In Plan International’s map of Madrid, the sad face icon that signals a bad experience for a woman is not consigned to locations with dark corners: Popular places like Puerta del Sol, one of Madrid’s main squares, are full of stories of verbal and physical harassment. A user writes about how a failed Tinder date ended with a strange stalking episode. Another user explains that a man grabbed her in the nearby station. And some users also tell anecdotes of being helped by other women.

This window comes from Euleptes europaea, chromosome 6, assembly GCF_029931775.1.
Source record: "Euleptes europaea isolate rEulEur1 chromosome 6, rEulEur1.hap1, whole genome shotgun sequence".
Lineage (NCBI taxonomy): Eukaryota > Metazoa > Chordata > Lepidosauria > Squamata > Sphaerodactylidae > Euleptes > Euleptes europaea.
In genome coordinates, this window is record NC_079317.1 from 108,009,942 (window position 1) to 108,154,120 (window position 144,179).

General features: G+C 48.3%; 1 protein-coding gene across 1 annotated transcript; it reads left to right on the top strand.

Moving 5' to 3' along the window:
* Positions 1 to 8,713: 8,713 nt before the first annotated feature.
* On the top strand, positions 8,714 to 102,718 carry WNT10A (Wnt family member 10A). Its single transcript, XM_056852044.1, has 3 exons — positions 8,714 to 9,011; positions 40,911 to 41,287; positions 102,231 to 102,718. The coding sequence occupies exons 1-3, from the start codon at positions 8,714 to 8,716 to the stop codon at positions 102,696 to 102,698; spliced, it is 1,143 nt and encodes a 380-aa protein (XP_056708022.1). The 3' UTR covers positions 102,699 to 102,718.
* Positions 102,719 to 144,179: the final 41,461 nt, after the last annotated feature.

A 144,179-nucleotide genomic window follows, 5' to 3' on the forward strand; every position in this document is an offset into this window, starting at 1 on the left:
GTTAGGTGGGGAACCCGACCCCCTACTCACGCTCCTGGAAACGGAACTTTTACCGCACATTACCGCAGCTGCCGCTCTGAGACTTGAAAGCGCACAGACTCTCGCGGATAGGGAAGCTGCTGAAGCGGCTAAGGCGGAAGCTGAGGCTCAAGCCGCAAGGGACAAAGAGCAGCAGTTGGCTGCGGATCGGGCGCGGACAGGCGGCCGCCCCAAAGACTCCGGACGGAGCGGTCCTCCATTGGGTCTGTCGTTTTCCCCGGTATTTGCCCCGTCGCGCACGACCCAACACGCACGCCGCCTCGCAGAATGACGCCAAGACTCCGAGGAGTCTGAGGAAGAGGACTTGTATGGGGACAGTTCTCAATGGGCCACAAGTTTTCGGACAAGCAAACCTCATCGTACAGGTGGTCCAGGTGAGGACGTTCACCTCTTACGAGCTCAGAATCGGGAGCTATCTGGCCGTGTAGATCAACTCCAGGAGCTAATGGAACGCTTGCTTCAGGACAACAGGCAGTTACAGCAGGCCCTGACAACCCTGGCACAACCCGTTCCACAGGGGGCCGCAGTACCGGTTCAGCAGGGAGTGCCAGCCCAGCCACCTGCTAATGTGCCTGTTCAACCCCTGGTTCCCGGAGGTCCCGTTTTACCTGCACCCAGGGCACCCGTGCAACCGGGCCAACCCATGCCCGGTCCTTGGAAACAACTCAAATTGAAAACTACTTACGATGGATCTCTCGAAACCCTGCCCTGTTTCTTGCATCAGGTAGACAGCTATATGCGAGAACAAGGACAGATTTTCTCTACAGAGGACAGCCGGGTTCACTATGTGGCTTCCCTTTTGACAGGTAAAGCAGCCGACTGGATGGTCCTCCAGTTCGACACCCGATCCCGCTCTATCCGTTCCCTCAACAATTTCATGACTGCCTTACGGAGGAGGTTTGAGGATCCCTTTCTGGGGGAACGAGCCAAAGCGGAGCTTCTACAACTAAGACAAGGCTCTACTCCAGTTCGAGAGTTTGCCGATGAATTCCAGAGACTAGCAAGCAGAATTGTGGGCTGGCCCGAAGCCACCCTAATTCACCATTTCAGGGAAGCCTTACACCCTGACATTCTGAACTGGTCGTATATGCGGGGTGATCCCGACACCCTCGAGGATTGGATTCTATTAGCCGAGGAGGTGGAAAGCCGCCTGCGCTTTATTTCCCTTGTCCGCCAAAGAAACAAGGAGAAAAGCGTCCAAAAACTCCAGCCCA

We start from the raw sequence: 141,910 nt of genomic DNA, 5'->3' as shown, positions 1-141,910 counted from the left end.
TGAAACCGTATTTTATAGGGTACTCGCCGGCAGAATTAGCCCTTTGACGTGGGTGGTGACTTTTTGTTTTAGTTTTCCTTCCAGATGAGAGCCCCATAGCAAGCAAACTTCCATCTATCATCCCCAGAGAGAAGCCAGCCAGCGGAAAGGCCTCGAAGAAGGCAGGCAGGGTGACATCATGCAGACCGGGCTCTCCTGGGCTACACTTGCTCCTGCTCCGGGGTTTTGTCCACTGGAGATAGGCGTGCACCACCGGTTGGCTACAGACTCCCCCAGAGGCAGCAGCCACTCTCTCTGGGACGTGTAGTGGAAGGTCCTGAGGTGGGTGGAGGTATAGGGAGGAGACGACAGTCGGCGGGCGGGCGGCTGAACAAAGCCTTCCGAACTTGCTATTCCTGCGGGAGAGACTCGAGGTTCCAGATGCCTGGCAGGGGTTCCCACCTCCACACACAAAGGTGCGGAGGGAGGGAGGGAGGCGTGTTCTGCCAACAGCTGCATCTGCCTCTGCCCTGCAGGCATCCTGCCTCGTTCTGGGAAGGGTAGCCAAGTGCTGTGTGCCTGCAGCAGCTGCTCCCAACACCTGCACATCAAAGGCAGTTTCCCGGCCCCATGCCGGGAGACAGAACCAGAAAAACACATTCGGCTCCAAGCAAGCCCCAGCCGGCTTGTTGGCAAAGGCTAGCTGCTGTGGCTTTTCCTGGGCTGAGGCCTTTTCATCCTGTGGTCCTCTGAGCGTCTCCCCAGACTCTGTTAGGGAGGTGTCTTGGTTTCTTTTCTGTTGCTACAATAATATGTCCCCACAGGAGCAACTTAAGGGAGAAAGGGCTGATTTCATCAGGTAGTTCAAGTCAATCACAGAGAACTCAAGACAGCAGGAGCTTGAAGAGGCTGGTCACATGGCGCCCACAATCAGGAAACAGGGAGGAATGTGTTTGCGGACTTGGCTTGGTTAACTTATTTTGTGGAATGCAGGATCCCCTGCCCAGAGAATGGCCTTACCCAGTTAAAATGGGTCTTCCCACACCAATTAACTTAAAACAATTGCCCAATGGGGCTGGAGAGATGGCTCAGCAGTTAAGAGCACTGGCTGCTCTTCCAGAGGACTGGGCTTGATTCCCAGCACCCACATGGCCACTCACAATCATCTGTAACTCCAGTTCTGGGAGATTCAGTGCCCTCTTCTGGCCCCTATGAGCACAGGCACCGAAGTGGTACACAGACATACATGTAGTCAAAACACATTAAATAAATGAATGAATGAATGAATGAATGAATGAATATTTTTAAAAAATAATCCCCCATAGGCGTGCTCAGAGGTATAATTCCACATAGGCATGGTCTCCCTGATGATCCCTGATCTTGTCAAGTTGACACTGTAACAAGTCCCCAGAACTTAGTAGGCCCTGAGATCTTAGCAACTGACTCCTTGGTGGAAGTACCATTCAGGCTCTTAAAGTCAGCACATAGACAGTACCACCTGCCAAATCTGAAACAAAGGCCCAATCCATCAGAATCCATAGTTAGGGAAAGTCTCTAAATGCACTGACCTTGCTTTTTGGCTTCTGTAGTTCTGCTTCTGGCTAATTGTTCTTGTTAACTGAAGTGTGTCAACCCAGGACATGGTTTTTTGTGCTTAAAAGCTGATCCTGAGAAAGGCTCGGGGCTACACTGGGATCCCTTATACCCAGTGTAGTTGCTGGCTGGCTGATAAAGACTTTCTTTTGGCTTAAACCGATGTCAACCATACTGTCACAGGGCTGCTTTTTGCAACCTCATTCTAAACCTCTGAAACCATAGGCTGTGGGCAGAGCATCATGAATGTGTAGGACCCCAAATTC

The topic of safety in Madrid is a tricky one. The capital of Spain has a very low homicide rate: In 2017, only 16 people were murdered in this municipality of more than 3 million people, according to Spain’s Ministry of the Interior. But at a discussion on “Making Cities Safe and Inclusive with and for Adolescent Girls” at the Instituto Cervantes in New York last month, an 18-year-old Madrileña explained that if she walks by a dark corner, “I worry that someone is going to grab me or say something to me.” Her male peers don’t understand, she says: “They don’t believe that there’s a different reality for us.”